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Research by Drs. Blanco and Prieger Reveal Why the U.S. Needs More Entrepreneurs | TechPolicyDaily.com

Wanted: More entrepreneurs

by: Mark Jamison
March 30, 2015 6:00 am

The US needs more entrepreneurs. In fact, the world needs more entrepreneurs. So says a recent study out of Pepperdine University, which puts some numbers to what it costs the US and other countries when they don’t have the right balance of entrepreneurs and established companies.

The study, authored by students Catherine Bampoky and Aolong Liu, along with professors Luisa Blanco and James Prieger (hereafter, BBLP), examines the “economic growth penalty” that a country pays when its entrepreneurship deviates from its optimal level.

How could there be an optimal level of entrepreneurship? Isn’t more always better? Not according the study. While it is clear that having too few entrepreneurs can lead a country to see slow economic growth and lagging international competitiveness, BBLP explain that too much entrepreneurship – in the form of too many new businesses relative to established ones – can also negatively impact growth. One reason for this is that large, established firms produce more knowledge than small firms because they have greater economies of scale and scope in R&D. Think of all of the R&D investments by AT&T’s Bell Labs, XEROX’s PARC, and any number of pharmaceutical companies.  Disruptive, Schumpeterian entrepreneurs are needed to bring new ideas and technologies to life. Think of Facebook, an innovation that grew from a dorm room to a $200 million company, which now is investing heavily not only in improving their original product but in so many other things, such as Internet in developing countries.

How does the US fare in BBLP’s study? Apparently, we have too few entrepreneurs compared to our optimum. The good news is that our gap isn’t large – we rank 8th, behind the likes of South Korea and Australia in terms of having too few entrepreneurs – and it isn’t statistically significant, but chances are that we are growing more slowly than we could and that, over time, this will add up to a US economy that won’t be the envy of very many people around the world.

In the BBLP study, the least-developed countries (LDCs) are the worst off. Entrepreneurs are especially important in LDCs because they fill gaps in markets, organize markets where none existed before, and adapt more easily than do large businesses to situations where laws are weak and ambiguous. In fact, BBLP find that at least some of the corruption in LDCs is an economic response to legal institutions that hinder business development. This form of corruption actually contributed positively to economic growth by providing a less costly way to deal with unresponsive bureaucracies.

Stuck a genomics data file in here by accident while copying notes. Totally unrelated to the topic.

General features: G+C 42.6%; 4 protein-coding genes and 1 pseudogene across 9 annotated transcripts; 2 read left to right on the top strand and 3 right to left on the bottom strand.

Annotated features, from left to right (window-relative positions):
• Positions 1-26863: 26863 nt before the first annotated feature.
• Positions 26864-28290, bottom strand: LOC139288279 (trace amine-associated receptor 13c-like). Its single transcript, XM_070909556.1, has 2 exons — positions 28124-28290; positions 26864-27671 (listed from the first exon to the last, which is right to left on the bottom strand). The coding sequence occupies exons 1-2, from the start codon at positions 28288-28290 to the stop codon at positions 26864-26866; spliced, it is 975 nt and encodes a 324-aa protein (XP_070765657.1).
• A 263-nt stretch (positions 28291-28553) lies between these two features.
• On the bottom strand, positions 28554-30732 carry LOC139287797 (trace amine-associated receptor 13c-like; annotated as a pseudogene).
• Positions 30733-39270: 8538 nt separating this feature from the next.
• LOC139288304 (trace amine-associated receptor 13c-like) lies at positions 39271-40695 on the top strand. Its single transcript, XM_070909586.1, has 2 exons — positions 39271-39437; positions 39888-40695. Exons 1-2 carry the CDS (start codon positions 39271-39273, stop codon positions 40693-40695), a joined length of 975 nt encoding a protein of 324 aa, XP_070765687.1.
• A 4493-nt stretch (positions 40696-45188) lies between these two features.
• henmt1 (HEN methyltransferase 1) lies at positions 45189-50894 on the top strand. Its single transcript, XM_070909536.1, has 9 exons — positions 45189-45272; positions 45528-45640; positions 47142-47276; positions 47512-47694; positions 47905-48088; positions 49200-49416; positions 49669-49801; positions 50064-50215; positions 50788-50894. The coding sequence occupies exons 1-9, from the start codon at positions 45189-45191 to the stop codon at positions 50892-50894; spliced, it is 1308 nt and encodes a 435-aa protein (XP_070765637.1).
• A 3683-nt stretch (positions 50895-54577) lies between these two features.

BBLP find a strong, negative correlation between a country’s entrepreneurship deficit and its per capita gross domestic product. This means that, even though poorer countries have a higher concentration of entrepreneurs than do higher income countries, they need even more! The notion that poor countries need more big businesses is wrong.

What helps countries get to the right level of entrepreneurship? One key factor is the presence of government regulations that make it easy to do business. Such regulations include low business taxes, limited red tape, and strong regulations enforcing contracts. In other words, few regulations that raise costs and strong regulations that protect property.

The World Bank took on the issue of overregulation’s impact on business when it launched its Doing Business project several years ago. This project’s annual reports clearly illustrate the damage that overregulation does to an economy. How does the US do in the Doing Business framework? We rank 7th in the world, behind (in order of rank) Singapore, New Zealand, Hong Kong, Denmark, South Korea, and Norway. Where are we strong? In ease of getting credit and ease of dealing with financial insolvency.  We rank lower and are falling (relative to last year) in the areas of ease of starting a business (from 41st to 45th), paying taxes (from 44th to 47th), and protecting minority shareholders (from 21st to 25th). We basically held steady, and could do better, in rules concerning international trade (16th) and enforcing contracts (41st).

We clearly have some work to do if we hope to be the country from which the next Googles, Twitters, and the like emerge. Our primary obstacles for entrepreneurs appear to be the red tape involved in getting a business launched, buildings constructed and their power turned on, and in taxation. These are just a few areas where less would be more.

To hear more about how to design government regulation that acts as a support system, rather than a hurdle, to innovators, join AEI on April 1 for an event on regulatory humility with FTC Commissioner Maureen Ohlhausen.

The paper, "Economic Growth and the Optimal Level of Entrepreneurship," by Blanco and Prieger was also referenced in "Study: Remove policy roadblocks to solve entrepreneur shortage," on Watchdog Arena.